Then, a few months later, this moment happened. HuK beat Moon twice and July once on his way to the biggest foreigner accomplishment at the time. He would top it one week later, defeating IdrA, MC, and NaNiwa at HomeStory Cup to win back-to-back titles.
In the final game against Moon, you could see Chris in the booth unable to contain his celebration after holding off Moon's six pool. All those months of doubts and pressure and expectations were swept away in just two weeks. What happened at DreamHack was not just the result of HuK's hard work and decision to train in Korea, but a justification of his life decision to become a progamer. Win or die was his motto, and he had just won.
I remember the night when HuK said good bye to Liquid. It was at MLG Anaheim, the last tournament that he would see his teammates before he joined EG. The offer was something he had to take. Chris said that between former teammates, nothing would change much, but we all knew things would. It was almost as if someone had died and we were going through the stages of grief.
I found it hard to watch him play. I was conflicted as a fan and even half-rooted against him a few times. But those feelings passed quickly. Despite huge salaries and rising fame, Chris's core personality hasn't changed one bit. He did things the right way throughout the entire negotiation and bidding process between Liquid and EG. In the end, it's impossible to not to wish someone who is so genuine and hard working to succeed.
Fast forward to MLG Orlando. I hope you don't mind if I skip the details, it's quite a bittersweet memory for me. I didn't watch the finals at the venue. I was in an hotel room, half-watching the stream and getting ready for dinner. The way HuK was playing, with a 2-1 ES lead, in my mind the result was nowhere in doubt. I did however watch the celebration, and it reminded me of DreamHack in an alternate universe. Chris had done it again, something that no other non-Korean had. I was simultaneously intensely happy for my friend and sad that the jersey he wore was a darker blue.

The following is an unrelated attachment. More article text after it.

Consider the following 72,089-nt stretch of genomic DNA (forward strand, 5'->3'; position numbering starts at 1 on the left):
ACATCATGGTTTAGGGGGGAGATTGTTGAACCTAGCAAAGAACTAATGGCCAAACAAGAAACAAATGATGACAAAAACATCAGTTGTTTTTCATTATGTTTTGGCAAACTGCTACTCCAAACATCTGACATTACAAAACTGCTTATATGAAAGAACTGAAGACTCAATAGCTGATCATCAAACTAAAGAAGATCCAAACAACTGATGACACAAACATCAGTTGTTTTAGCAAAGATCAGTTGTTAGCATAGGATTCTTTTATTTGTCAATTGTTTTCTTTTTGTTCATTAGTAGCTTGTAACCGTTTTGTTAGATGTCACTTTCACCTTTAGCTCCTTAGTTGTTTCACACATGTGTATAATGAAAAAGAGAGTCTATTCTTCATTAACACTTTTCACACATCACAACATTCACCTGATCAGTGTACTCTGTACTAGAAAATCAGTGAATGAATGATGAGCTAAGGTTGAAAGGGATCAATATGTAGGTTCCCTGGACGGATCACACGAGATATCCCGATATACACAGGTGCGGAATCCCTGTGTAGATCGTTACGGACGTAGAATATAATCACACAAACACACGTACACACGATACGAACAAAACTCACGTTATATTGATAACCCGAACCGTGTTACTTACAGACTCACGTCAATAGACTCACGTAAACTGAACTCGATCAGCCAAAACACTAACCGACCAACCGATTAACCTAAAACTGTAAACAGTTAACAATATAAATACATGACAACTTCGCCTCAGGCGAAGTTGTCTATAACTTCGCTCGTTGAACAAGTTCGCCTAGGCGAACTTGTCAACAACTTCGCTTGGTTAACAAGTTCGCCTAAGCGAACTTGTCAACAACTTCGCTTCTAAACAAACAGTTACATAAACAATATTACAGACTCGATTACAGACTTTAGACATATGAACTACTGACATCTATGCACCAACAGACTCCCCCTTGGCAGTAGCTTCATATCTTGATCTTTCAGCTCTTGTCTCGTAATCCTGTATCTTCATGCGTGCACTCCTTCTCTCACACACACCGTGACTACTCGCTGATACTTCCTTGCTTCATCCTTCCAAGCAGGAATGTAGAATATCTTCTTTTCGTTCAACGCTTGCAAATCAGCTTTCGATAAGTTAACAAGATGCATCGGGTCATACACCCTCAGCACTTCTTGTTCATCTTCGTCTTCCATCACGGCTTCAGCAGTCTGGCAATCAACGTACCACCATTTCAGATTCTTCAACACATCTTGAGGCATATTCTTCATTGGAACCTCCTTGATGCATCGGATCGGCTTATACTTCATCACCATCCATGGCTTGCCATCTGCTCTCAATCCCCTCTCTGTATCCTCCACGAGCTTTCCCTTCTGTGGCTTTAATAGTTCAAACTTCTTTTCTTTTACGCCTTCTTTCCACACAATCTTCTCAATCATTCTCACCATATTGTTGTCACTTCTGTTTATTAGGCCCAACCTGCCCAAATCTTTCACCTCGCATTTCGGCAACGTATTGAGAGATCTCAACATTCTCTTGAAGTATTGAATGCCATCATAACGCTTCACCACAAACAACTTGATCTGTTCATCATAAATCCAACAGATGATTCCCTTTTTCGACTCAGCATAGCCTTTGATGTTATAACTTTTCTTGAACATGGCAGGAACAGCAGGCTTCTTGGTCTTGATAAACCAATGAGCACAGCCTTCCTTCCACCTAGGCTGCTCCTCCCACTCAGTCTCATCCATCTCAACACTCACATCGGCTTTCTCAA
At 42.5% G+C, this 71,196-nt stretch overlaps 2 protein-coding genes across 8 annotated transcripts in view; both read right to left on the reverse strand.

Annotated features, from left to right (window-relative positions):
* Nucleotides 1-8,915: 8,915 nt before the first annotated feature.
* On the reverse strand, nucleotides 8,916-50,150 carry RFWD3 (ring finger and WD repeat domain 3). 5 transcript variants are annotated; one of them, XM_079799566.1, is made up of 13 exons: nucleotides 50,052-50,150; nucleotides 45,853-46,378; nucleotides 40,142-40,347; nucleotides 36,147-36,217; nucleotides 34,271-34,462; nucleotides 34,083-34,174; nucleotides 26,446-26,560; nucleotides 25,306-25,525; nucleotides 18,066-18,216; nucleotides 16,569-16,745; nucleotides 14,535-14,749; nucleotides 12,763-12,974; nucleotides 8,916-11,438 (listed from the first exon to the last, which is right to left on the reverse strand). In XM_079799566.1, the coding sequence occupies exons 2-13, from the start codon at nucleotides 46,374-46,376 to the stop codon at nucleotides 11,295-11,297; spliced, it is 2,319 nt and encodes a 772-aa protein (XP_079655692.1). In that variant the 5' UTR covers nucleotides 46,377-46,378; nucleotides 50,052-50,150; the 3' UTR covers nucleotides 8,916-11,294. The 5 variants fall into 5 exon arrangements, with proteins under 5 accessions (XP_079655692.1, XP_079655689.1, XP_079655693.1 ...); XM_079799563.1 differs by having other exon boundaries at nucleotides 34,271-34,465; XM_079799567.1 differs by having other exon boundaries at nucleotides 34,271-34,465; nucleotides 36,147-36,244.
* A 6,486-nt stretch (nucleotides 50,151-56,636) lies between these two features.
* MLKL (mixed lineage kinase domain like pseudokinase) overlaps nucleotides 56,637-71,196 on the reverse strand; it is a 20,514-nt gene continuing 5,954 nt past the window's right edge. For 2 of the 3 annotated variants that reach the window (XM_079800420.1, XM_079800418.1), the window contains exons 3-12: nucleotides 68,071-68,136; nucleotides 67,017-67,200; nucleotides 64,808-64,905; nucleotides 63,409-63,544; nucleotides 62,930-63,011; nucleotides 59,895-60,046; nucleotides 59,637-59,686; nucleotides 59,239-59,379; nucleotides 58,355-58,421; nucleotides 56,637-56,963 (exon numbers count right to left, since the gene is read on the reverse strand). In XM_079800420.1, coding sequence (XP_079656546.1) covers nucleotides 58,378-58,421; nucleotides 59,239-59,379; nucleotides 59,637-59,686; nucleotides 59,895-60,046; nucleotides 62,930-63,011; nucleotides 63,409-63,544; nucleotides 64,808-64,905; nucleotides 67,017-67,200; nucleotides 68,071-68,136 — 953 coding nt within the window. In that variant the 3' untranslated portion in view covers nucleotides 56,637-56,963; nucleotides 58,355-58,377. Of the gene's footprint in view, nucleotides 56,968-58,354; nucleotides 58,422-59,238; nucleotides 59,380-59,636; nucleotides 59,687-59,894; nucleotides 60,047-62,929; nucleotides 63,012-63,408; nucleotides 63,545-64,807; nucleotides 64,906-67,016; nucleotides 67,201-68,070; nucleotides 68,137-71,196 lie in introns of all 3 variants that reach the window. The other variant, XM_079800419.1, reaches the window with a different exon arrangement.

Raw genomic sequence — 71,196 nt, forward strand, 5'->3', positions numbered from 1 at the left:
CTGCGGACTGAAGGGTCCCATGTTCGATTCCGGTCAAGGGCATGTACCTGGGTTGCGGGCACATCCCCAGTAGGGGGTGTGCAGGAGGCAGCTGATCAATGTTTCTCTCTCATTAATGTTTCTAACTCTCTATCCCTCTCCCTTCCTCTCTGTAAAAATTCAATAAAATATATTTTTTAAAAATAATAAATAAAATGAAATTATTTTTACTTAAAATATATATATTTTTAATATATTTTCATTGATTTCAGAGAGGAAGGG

Orlando was the first time his parents watched him play. Ironically, the only game they watched was his only loss of the entire tournament, to Hero. I met his parents as they first walked in. They knew their son was somewhat important, but he clearly had not told them just how important. When HuK was stopped by a fan on their way out to get lunch, his dad whispered to me, "is it always like this?" I wasn't sure what to say. "Your son is popular at MLG" doesn't properly capture the two-hour mass autograph line that would happen if Chris stayed in one spot signing stuff for too long.
Late night Sunday, I remember sitting in a dark, deserted cafe with two team owners and talking a little about what had just happened. Alex Garfield said, "if they interviewed me, I would have said you guys deserve 80% of the credit for getting him here. I would have said that on camera. We're all part of what happened today."
I am not here to say Liquid owns a majority share in HuK's Orlando win. Chris will succeed no matter what team he is on. However, I believe EG has treated him very well, and he is not a player who is easy to please. Liquid was the best situation for him in the year that he was here, and all things considered, EG is the best situation for him now. This is not a particularly easy thing to say, but it's the truth.
I've always said that the Farewell, Liquid`HuK says more about Liquid than any tournament win or interview could. Victor said, "When he joined Liquid he was good, but he was not a world champion. Now he's leaving, and look where he is. I think we can be proud of that, to have helped take him there."
What I am here to talk about is the bittersweet feeling I have when watching him win, a feeling I'm sure many other Liquid fans share. It's painful, but that's good. It's true fan devotion. The fact that I felt anywhere close about a professional StarCraft player's jersey color as Cleveland fans feel about LeBron (sans hate) is a step in the right direction. It means we care, and it means we're one step closer to true sports and one step away from pseudo-sport pretend games.
So MLG Providence is in three weeks, and HuK is the second seed. I'll be happy for my friend if he wins, but I really hope he loses to HerO again.